Tim Noakes’ high-fat, low carb diet (
) has created more than a stir among professionals and the public, but there’s no denying that it’s worked for him since he is predisposed to develop adult-onset diabetes – what is known as “carbohydrate resistant” (CR) and hence “pre-diabetic”.
According to Prof Noakes, those who are profoundly
(CR) (as he is) must restrict carbohydrates as much as possible to delay the onset of
type 2 diabetes
for as long as possible and hopefully for ever.
He finds it easiest to simply remove these foods from his diet. Those with lesser degrees of CR (and
) will not need to be as restrictive as much.
Foods that Tim Noakes has removed from his diet
– Sugar (Must be completely removed from your diet)
– All sugary drinks including cola drinks and sweetened fruit juices Bread
– Breakfast cereals
– Some high energy fruits like bananas
– All confectionary – cakes and sweets
– Desserts containing sugar and carbohydrates
– Artificial sweetners and products containing these products (like “diet” colas)
– Vegetable oils containing high concentrations of omega 6 fatty acids
He also warns everyone to be very wary of so-called “low-fat” “healthy” options, yoghurt especially, since these are laden with sugar and so are less healthy than are the full fat options.
In fact one needs to check the sugar contents of all the foods that one eats. It is astonishing
how many contain hidden sugar
(which is of course there for a very good reason – for it is addictive, driving the overconsumption of the foodstuffs into which it is added).
Noakes believes that most dieticians would agree that none of the foods listed above is essential for health and some like sugar and other refined carbohydrates are definitely unhealthy.
“Some dieticians argue that whole grain cereals should be included because they are “healthy” but I have had difficulty finding whole grain cereals that have not been heavily refined.”
“It is also clear that
allergies to grains and cereals
are commoner than is realised and I wonder if some of the benefit I have derived might not be due to removal of some undetected allergens in cereals or grains.
Indeed I have “cured” myself completely of two allergic (respiratory) conditions and one gastrointestinal complaint since adopting this eating plan. ”
Professor Noakes says “The real point is that if one is as CR as am I, one has to make choices of (i) how much carbohydrate one wants to eat each day.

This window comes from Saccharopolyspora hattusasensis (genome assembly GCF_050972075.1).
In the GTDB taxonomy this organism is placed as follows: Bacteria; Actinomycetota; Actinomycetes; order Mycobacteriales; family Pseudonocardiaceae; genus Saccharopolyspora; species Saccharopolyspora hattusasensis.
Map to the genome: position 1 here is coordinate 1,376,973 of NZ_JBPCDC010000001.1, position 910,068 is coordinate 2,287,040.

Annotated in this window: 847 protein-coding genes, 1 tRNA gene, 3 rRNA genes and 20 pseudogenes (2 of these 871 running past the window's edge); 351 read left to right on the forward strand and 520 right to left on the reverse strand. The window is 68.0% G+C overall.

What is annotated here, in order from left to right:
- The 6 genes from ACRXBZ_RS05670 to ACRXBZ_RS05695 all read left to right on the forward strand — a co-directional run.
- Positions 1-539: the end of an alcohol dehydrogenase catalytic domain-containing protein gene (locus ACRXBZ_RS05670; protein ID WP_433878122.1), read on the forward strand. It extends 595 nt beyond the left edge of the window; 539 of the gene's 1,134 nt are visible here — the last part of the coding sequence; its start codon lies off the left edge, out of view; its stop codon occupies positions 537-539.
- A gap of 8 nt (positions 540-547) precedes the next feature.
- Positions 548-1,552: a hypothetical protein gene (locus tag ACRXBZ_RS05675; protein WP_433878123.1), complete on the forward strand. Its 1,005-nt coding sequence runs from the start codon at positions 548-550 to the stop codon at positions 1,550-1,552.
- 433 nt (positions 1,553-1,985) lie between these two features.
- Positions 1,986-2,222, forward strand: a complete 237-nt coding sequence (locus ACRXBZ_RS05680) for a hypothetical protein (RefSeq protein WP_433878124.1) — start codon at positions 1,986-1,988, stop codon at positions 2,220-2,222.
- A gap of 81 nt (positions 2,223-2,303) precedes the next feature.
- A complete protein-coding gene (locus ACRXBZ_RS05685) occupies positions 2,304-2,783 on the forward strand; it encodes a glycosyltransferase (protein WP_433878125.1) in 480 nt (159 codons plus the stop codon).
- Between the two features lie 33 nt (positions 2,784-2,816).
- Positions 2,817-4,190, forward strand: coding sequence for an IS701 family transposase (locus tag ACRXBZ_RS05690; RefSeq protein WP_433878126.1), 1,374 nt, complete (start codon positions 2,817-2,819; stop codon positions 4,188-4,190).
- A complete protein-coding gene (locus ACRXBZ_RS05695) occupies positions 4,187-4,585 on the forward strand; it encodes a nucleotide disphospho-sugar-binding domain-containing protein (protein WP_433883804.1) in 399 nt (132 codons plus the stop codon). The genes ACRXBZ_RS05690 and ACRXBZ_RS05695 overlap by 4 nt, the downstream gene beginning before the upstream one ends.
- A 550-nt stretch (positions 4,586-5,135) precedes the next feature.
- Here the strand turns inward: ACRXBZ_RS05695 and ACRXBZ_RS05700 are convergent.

I limit myself to between 50-75 grams a day as that is the amount that allows me to regulate my body weight effortlessly without hunger – and (ii) which carbohydrate sources will provide that scanty amount of carbohydrate.
I have chosen to get my miserly grams of carbohydrate from highly nutritious vegetables and dairy produce, not from whole grain cereals. Others might be advised to make a different choice.”
Tim Noakes restricts his food choices to the following food and beverage groups:
– Eggs – from free range hens
– Fish – an excellent source of
omega 3 fatty acids
– Meat – not processed and preferably from sources that are organically raised eating grass. This group includes biltong, preferably game or ostrich.
– Dairy Produce – milk, cheese and yoghurt – all full cream and from organically fed cows.
– Vegetables – mainly leafy, low carbohydrate sources like lettuce but also including broccoli, tomatoes, mushrooms, onions, avocado and many others. The choice is based on their nutrient value and their low carbohydrate content.
– Nuts – especially macadamias, walnuts and almonds but specifically excluding the non-nuts, peanuts and cashews which are high in carbohydrates.
– Fruits – only those which have a lower carbohydrate content like berries and apples.
– Water, tea and coffee (all unsweetened)!
I eat my fill from these food groups and am no longer hungry.
“I eat eggs, bacon, sausage for breakfast OR cheese, yoghurt and the previous night’s fat/protein meal. For lunch I will snack on cheese, nuts, biltong and for dinner one of the delicious meals from
Real Meal Revolution
with lots of vegetables/salads. ”
In fact my preferred choice is now to eat a “proper meal” only once every 12-24 hours. I wonder whether humans are truly designed by our evolutionary history to eat large meals, three times every 12 hours (during the day).
This is is a syndicated post. Read the original at www.ehowzit.co.za